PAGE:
WASHINGTON -- President Bush's happy talk about his proposed guest-worker program is facing hard election-year questions from Republicans in Congress.
"Guest worker" means that foreigners would be allowed to gain legal status in the United States for a set amount of time to do specific jobs and then return home without the automatic path to citizenship that true amnesty would provide.
But Senate Majority Leader Bill Frist of Tennessee surprised many by proposing an alternative bill that tightens border controls without creating the guest-worker program that the president wants.
Already passed in the House is the radical proposal by Rep. F. James Sensenbrenner Jr., Republican of Wisconsin, for a 700-mile system of walls along the Mexican-U.S. border. The idea was widely ridiculed as "Patrick Buchanan's spite fence" when the conservative columnist proposed it during his presidential campaigns in the 1990s. It is a sign of our times that the House approved it overwhelmingly in December. Mr. Sensenbrenner's bill also would declare millions of undocumented immigrants to be "aggravated felons" and threaten anyone who assists them with jail time. Technically, that could include priests, nuns and other nice people who give immigrants a helping hand.
Rising partisanship should not divert our eyes away from the real prize: a sensible immigration policy. You don't have to be anti-immigrant to oppose illegal immigration. You only have to be anti-lawbreaking.
As much as Americans should welcome the contributions that immigrants continue to make to this country's growth and dynamism, the inflow should be orderly. Immigration policy should be defined by reasoned debate, not by a chaotic daily death-defying dash across the border by the most desperate.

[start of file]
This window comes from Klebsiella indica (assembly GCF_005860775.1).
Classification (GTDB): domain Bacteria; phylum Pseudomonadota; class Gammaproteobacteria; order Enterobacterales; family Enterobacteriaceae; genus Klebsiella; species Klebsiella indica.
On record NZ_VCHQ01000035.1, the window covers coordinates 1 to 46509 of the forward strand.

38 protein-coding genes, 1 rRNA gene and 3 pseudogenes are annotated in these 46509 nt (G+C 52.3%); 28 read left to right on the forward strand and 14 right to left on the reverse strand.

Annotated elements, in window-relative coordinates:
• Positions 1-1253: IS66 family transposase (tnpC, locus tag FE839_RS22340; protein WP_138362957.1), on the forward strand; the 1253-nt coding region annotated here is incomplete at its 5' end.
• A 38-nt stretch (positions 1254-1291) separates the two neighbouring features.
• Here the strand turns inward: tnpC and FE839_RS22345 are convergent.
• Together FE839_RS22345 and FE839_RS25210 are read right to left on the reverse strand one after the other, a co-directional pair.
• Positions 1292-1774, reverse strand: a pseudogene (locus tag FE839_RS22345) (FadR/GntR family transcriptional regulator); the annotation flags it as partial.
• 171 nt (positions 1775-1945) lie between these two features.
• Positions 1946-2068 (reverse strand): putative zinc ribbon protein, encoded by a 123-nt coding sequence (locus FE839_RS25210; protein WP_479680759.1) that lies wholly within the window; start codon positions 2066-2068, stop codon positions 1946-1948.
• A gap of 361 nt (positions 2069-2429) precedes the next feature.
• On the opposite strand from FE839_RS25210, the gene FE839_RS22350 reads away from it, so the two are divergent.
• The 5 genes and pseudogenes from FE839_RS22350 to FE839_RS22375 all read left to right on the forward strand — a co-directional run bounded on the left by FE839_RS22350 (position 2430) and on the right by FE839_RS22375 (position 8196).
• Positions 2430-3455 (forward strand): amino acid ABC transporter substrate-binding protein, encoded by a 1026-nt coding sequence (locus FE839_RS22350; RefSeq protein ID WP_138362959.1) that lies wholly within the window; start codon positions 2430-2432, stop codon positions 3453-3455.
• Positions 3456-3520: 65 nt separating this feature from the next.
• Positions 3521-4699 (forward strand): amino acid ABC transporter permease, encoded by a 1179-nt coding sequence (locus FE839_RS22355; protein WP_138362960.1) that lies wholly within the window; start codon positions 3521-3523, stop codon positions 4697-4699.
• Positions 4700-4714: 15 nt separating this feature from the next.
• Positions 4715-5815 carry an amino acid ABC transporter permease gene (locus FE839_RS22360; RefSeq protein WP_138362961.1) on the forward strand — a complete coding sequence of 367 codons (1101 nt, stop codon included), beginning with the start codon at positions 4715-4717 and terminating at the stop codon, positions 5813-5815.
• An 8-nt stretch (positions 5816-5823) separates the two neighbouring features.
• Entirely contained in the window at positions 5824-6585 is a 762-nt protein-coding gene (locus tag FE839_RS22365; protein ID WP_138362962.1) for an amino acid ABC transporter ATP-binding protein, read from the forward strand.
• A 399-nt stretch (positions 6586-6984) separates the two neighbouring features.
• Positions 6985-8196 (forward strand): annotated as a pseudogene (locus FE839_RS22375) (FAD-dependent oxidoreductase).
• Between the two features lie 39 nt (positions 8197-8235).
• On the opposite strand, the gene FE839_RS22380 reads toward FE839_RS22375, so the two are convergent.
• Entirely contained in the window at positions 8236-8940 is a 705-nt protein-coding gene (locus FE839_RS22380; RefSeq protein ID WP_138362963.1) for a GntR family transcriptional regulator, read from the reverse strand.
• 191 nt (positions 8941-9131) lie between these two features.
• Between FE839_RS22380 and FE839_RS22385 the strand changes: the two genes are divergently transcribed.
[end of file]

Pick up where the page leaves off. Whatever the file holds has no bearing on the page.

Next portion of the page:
Nor should we throw open the doors and say "Y'all come" without considering the impact that new job seekers will have on the job seekers - and jobholders - here.
President Bush continues to say that his guest-worker program would match foreign workers with American employers "when no Americans can be found to fill the jobs."
There's hardly any job that Americans won't fill if you offer decent pay. But why offer more pay when you're seeking someone to work your fields, baby-sit your kids, tend your garden, work your factory, bus your restaurant tables, lay your bricks or put up your drywall when you can hire an illegal worker who will work longer hours for less money?
As a result, millions of undocumented immigrants have gained an economic foothold on the American dream while millions of the sort of people who used to fill those jobs, particularly undereducated black men, languish on street corners.
According to the Pew Hispanic Center, illegal immigrants make up about a fourth of all drywall and ceiling-tile installers in the U.S., about a fourth of all meat and poultry workers and a fourth of all restaurant dishwashers. It is not a desperate need by America's employers that draws most illegal immigrants here. It is the higher income that they can make here than for the same type of work back home.
America's lax immigration enforcement of recent decades would be far more tolerable if the government and the private sector did more to "make work pay" for legal low-wage American workers.
Unfortunately, of all the people who have clout with Mr. Bush on the volatile issue of immigration, low-income legal American workers don't seem to rank very high. Perhaps the "spite-fence" fans will have better luck.
Clarence Page is a columnist for the Chicago Tribune. His column appears Tuesdays and Fridays in The Sun. His e-mail is email@example.com.